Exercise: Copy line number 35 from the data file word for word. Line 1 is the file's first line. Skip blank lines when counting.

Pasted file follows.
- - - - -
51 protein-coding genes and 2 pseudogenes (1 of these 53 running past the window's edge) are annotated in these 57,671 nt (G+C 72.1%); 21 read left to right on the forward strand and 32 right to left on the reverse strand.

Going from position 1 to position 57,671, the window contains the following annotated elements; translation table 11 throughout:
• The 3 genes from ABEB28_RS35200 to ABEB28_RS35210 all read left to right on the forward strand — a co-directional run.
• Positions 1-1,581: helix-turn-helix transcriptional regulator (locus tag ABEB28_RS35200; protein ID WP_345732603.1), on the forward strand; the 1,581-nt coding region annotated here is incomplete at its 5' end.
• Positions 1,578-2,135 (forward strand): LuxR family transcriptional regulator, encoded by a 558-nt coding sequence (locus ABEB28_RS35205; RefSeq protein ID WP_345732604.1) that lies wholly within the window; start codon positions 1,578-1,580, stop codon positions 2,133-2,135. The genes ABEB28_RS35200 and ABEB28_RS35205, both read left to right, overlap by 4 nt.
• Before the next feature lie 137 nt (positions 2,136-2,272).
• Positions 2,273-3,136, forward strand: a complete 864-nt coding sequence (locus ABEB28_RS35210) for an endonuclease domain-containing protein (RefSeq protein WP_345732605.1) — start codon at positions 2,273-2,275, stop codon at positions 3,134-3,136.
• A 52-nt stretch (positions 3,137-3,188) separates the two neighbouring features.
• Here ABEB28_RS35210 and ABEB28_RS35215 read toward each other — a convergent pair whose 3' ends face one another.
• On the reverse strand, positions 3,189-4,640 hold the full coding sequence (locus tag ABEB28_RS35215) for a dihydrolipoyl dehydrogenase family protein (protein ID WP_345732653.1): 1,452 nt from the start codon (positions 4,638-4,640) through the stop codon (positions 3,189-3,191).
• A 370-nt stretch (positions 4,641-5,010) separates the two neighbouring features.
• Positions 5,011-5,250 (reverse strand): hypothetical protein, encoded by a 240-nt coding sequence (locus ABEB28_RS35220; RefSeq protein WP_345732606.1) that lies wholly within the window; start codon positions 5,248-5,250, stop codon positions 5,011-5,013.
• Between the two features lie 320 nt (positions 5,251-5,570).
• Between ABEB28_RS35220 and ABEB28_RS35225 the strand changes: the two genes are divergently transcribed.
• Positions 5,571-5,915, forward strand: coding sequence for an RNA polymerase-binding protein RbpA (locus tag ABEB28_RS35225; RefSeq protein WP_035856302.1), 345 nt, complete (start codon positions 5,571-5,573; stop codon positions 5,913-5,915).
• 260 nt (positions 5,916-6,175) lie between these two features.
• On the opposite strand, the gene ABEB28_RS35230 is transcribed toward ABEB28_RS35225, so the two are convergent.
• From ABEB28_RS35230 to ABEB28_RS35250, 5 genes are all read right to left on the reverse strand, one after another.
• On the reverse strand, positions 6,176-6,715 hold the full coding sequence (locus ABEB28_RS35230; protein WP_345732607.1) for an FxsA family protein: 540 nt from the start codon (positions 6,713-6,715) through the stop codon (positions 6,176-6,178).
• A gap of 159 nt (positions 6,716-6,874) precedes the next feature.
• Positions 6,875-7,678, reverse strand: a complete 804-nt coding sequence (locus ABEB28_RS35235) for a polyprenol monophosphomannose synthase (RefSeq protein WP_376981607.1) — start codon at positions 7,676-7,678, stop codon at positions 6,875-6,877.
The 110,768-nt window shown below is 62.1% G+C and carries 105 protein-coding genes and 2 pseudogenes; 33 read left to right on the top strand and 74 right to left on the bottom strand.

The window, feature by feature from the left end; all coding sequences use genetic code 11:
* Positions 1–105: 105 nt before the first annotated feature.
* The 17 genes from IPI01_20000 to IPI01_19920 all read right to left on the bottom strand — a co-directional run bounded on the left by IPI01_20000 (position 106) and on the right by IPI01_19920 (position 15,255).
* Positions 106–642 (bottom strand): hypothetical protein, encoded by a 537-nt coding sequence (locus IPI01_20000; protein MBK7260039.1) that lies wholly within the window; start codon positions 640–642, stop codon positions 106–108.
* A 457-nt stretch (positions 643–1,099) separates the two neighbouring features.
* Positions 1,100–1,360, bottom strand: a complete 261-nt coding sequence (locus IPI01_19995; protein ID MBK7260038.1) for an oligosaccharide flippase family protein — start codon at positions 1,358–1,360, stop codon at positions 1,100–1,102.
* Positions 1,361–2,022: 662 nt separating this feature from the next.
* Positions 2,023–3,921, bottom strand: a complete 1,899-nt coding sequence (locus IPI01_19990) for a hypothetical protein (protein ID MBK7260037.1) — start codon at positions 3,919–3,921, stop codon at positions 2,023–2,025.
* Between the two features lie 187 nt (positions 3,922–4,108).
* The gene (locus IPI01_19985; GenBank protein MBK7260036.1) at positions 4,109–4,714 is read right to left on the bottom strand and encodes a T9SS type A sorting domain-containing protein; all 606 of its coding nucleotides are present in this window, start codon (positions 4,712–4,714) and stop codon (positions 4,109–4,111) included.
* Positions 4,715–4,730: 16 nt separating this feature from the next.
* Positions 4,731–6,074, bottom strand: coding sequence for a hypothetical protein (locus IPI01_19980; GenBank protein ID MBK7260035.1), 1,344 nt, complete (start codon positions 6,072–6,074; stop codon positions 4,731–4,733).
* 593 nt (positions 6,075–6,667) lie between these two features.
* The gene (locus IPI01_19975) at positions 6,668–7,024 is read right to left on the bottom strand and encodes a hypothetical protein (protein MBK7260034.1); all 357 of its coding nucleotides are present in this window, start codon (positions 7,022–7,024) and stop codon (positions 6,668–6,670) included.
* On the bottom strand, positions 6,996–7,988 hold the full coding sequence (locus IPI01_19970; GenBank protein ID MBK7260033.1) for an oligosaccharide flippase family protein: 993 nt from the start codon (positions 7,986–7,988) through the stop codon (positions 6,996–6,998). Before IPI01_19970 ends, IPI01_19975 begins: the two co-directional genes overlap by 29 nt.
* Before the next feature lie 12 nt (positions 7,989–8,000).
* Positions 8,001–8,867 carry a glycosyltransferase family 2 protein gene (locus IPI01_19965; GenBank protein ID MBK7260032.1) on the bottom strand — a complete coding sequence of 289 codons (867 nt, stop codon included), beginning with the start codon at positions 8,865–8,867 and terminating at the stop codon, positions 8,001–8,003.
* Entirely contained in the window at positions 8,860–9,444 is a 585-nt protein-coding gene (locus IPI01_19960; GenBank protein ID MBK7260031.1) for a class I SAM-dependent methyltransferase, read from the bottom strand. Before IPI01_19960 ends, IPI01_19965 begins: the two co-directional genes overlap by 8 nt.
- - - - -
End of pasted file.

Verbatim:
* 593 nt (positions 6,075–6,667) lie between these two features.